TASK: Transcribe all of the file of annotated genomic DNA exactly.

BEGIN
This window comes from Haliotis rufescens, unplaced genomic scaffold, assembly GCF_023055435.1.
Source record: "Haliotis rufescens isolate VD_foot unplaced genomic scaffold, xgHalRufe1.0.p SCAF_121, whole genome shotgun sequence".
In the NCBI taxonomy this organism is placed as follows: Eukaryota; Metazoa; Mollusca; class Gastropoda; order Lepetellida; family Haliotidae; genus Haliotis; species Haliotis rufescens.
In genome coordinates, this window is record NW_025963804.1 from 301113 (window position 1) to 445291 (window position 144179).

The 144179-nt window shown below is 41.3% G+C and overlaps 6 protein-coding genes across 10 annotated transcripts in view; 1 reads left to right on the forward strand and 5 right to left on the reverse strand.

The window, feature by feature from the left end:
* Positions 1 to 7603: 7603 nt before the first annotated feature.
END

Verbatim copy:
This window comes from Haliotis rufescens, unplaced genomic scaffold, assembly GCF_023055435.1.
Source record: "Haliotis rufescens isolate VD_foot unplaced genomic scaffold, xgHalRufe1.0.p SCAF_121, whole genome shotgun sequence".
In the NCBI taxonomy this organism is placed as follows: Eukaryota; Metazoa; Mollusca; class Gastropoda; order Lepetellida; family Haliotidae; genus Haliotis; species Haliotis rufescens.
In genome coordinates, this window is record NW_025963804.1 from 301113 (window position 1) to 445291 (window position 144179).

The 144179-nt window shown below is 41.3% G+C and overlaps 6 protein-coding genes across 10 annotated transcripts in view; 1 reads left to right on the forward strand and 5 right to left on the reverse strand.

The window, feature by feature from the left end:
* Positions 1 to 7603: 7603 nt before the first annotated feature.